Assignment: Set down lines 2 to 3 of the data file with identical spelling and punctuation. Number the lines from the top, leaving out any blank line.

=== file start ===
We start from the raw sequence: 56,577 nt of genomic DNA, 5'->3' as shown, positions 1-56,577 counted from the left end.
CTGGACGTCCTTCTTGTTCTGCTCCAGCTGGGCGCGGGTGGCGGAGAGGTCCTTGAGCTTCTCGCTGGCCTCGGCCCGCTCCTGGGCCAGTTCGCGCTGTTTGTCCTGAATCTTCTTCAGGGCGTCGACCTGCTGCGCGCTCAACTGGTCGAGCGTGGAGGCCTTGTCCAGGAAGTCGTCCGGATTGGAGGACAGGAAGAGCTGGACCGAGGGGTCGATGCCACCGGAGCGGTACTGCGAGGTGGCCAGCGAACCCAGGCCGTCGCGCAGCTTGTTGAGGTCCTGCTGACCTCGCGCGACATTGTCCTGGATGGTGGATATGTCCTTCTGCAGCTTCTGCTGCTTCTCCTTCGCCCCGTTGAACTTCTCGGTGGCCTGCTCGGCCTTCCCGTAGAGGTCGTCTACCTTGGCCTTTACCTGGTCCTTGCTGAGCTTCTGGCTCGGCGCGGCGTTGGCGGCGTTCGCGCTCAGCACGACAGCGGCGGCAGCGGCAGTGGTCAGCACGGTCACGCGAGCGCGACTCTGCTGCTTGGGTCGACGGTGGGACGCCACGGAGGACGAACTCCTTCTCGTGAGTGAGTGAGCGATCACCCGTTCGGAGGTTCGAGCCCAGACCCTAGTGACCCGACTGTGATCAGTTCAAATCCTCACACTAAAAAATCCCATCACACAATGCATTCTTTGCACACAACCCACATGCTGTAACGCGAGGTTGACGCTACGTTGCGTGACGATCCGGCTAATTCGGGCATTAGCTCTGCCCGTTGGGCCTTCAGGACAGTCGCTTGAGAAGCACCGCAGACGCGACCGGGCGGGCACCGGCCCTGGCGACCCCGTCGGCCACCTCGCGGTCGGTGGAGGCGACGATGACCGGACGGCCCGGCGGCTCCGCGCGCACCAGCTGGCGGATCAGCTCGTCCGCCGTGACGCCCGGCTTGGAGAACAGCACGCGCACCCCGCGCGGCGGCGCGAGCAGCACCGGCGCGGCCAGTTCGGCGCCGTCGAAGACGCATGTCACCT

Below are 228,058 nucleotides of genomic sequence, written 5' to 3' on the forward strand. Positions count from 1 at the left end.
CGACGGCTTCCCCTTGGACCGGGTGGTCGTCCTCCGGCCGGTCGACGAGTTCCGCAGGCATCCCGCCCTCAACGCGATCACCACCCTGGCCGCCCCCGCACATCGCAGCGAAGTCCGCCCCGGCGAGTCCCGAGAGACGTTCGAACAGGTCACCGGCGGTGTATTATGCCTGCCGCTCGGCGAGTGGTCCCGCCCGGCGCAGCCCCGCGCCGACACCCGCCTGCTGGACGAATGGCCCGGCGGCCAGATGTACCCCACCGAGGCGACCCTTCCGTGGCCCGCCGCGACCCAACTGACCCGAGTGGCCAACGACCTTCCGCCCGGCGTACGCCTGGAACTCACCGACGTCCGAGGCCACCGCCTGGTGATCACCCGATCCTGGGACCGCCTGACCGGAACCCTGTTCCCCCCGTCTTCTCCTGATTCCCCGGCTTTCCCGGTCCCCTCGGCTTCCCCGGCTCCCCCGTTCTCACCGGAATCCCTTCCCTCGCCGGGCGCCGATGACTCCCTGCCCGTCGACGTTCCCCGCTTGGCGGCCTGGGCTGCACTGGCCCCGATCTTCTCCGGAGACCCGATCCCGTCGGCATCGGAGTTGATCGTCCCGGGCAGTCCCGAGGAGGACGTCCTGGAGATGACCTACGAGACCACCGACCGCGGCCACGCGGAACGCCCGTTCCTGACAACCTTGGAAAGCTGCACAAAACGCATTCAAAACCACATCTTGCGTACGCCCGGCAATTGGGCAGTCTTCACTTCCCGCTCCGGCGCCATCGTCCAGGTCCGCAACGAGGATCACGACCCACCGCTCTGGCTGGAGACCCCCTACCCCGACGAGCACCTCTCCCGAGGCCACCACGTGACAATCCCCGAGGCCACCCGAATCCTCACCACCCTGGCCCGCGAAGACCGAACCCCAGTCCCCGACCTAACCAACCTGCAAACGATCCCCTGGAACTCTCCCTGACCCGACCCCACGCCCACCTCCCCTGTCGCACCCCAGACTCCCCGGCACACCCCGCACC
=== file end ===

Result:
CTGGACGTCCTTCTTGTTCTGCTCCAGCTGGGCGCGGGTGGCGGAGAGGTCCTTGAGCTTCTCGCTGGCCTCGGCCCGCTCCTGGGCCAGTTCGCGCTGTTTGTCCTGAATCTTCTTCAGGGCGTCGACCTGCTGCGCGCTCAACTGGTCGAGCGTGGAGGCCTTGTCCAGGAAGTCGTCCGGATTGGAGGACAGGAAGAGCTGGACCGAGGGGTCGATGCCACCGGAGCGGTACTGCGAGGTGGCCAGCGAACCCAGGCCGTCGCGCAGCTTGTTGAGGTCCTGCTGACCTCGCGCGACATTGTCCTGGATGGTGGATATGTCCTTCTGCAGCTTCTGCTGCTTCTCCTTCGCCCCGTTGAACTTCTCGGTGGCCTGCTCGGCCTTCCCGTAGAGGTCGTCTACCTTGGCCTTTACCTGGTCCTTGCTGAGCTTCTGGCTCGGCGCGGCGTTGGCGGCGTTCGCGCTCAGCACGACAGCGGCGGCAGCGGCAGTGGTCAGCACGGTCACGCGAGCGCGACTCTGCTGCTTGGGTCGACGGTGGGACGCCACGGAGGACGAACTCCTTCTCGTGAGTGAGTGAGCGATCACCCGTTCGGAGGTTCGAGCCCAGACCCTAGTGACCCGACTGTGATCAGTTCAAATCCTCACACTAAAAAATCCCATCACACAATGCATTCTTTGCACACAACCCACATGCTGTAACGCGAGGTTGACGCTACGTTGCGTGACGATCCGGCTAATTCGGGCATTAGCTCTGCCCGTTGGGCCTTCAGGACAGTCGCTTGAGAAGCACCGCAGACGCGACCGGGCGGGCACCGGCCCTGGCGACCCCGTCGGCCACCTCGCGGTCGGTGGAGGCGACGATGACCGGACGGCCCGGCGGCTCCGCGCGCACCAGCTGGCGGATCAGCTCGTCCGCCGTGACGCCCGGCTTGGAGAACAGCACGCGCACCCCGCGCGGCGGCGCGAGCAGCACCGGCGCGGCCAGTTCGGCGCCGTCGAAGACGCATGTCACCT

Below are 228,058 nucleotides of genomic sequence, written 5' to 3' on the forward strand. Positions count from 1 at the left end.